The National Diabetes Statistics Report 2014 also has statistics on people aged 20 years or older, prime college student age, with 1.7 million new diabetes cases as of 2012. Attending college, working and maintaining a social life is tough enough as it is, but students with diabetes face even more challenges in managing these activities.

According to Francesca Sgambato, administrative specialist at the USF Student Health Clinic, there is not currently a special program for diabetic students but the clinic is willing and able to help students who have or think they might have diabetes.

“We can offer to do any type of labwork or testing they might need,” Sgambato said. “The providers can provide them with medication, if they feel that they might benefit from seeing a nutritionist, we do have one in-house that we would be able to refer them to.”

Sgambato recommends that students who have diabetes or think they have symptoms should go to the USF Student Health Clinic and get their blood sugar levels checked. The staff can then suggest treatment.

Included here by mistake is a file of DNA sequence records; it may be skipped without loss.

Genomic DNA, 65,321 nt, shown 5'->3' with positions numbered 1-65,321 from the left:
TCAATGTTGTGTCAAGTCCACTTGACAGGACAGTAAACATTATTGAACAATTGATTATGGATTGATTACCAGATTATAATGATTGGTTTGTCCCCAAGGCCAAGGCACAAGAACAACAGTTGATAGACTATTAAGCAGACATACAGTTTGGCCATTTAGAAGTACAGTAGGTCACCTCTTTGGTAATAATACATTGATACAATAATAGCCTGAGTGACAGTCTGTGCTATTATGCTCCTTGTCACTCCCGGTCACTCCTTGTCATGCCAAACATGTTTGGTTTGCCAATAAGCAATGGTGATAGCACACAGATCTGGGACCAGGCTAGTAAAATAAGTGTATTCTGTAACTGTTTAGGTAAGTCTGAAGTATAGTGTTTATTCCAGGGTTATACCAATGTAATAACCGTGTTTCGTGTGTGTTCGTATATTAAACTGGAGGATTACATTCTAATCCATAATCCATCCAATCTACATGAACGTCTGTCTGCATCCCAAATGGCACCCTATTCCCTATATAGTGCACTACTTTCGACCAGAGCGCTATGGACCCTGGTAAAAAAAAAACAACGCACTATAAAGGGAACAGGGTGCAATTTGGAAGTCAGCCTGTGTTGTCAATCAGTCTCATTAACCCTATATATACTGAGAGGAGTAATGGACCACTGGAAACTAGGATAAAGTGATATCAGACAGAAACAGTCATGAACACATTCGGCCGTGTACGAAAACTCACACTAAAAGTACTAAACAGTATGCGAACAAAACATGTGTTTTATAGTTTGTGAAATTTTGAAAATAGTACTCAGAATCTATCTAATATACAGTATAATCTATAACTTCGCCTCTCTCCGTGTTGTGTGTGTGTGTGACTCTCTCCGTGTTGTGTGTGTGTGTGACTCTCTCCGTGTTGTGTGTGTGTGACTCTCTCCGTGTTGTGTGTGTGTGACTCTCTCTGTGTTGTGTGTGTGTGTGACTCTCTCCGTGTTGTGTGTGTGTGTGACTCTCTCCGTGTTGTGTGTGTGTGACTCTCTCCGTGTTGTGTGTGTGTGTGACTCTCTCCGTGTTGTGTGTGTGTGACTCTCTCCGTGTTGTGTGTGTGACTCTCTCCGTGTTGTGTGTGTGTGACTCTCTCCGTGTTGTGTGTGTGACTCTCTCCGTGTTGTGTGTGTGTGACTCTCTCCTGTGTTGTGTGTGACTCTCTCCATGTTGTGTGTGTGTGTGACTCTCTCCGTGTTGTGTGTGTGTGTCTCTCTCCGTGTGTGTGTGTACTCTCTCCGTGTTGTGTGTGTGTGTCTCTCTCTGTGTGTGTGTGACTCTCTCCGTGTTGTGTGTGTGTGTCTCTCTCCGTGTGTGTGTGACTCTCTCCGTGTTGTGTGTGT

Sullivan says the easiest thing to do for people unfamiliar with diabetes is simply talk to a student with diabetes about what it’s like.

“The one thing I would like people to know is I want them to ask,” Sullivan said. “I want them to ask me questions, ask why I do certain things, ask why I can’t do certain things. I think a lot of my friends who I’ve been talking to also agree that just by people asking it gives us a chance to talk with them and connect with other people in a way we might not been able to before.”

Tampa’s Cheese Please has plenty to offer

 

 

 

Cheese and wine collide at the Cheese Please located at 3225 S. MacDill Ave. in Tampa.

Cheese Please began ultimately as a love for cheese and bringing it back from Europe to the Tampa Bay community.